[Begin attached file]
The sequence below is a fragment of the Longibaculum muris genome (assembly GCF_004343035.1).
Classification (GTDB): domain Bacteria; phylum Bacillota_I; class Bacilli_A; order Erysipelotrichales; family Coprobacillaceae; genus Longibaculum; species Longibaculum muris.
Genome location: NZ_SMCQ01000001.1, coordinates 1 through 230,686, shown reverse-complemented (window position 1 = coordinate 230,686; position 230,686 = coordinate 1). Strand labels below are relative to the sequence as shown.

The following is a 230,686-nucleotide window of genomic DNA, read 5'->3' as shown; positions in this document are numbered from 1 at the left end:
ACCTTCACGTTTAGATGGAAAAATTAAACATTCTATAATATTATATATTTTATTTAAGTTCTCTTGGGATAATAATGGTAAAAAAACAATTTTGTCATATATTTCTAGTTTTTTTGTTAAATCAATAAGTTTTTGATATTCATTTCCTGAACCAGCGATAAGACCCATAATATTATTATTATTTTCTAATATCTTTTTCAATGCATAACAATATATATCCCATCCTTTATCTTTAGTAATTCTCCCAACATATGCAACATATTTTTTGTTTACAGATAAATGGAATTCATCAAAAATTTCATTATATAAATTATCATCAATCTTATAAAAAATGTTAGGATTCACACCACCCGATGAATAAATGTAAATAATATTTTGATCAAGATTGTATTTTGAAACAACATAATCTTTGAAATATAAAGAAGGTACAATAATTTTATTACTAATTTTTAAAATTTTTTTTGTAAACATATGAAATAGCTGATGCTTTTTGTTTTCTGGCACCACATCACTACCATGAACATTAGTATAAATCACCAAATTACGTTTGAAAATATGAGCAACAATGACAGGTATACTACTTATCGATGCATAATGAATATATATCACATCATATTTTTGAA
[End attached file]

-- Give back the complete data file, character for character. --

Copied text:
The sequence below is a fragment of the Longibaculum muris genome (assembly GCF_004343035.1).
Classification (GTDB): domain Bacteria; phylum Bacillota_I; class Bacilli_A; order Erysipelotrichales; family Coprobacillaceae; genus Longibaculum; species Longibaculum muris.
Genome location: NZ_SMCQ01000001.1, coordinates 1 through 230,686, shown reverse-complemented (window position 1 = coordinate 230,686; position 230,686 = coordinate 1). Strand labels below are relative to the sequence as shown.

The following is a 230,686-nucleotide window of genomic DNA, read 5'->3' as shown; positions in this document are numbered from 1 at the left end:
ACCTTCACGTTTAGATGGAAAAATTAAACATTCTATAATATTATATATTTTATTTAAGTTCTCTTGGGATAATAATGGTAAAAAAACAATTTTGTCATATATTTCTAGTTTTTTTGTTAAATCAATAAGTTTTTGATATTCATTTCCTGAACCAGCGATAAGACCCATAATATTATTATTATTTTCTAATATCTTTTTCAATGCATAACAATATATATCCCATCCTTTATCTTTAGTAATTCTCCCAACATATGCAACATATTTTTTGTTTACAGATAAATGGAATTCATCAAAAATTTCATTATATAAATTATCATCAATCTTATAAAAAATGTTAGGATTCACACCACCCGATGAATAAATGTAAATAATATTTTGATCAAGATTGTATTTTGAAACAACATAATCTTTGAAATATAAAGAAGGTACAATAATTTTATTACTAATTTTTAAAATTTTTTTTGTAAACATATGAAATAGCTGATGCTTTTTGTTTTCTGGCACCACATCACTACCATGAACATTAGTATAAATCACCAAATTACGTTTGAAAATATGAGCAACAATGACAGGTATACTACTTATCGATGCATAATGAATATATATCACATCATATTTTTGAA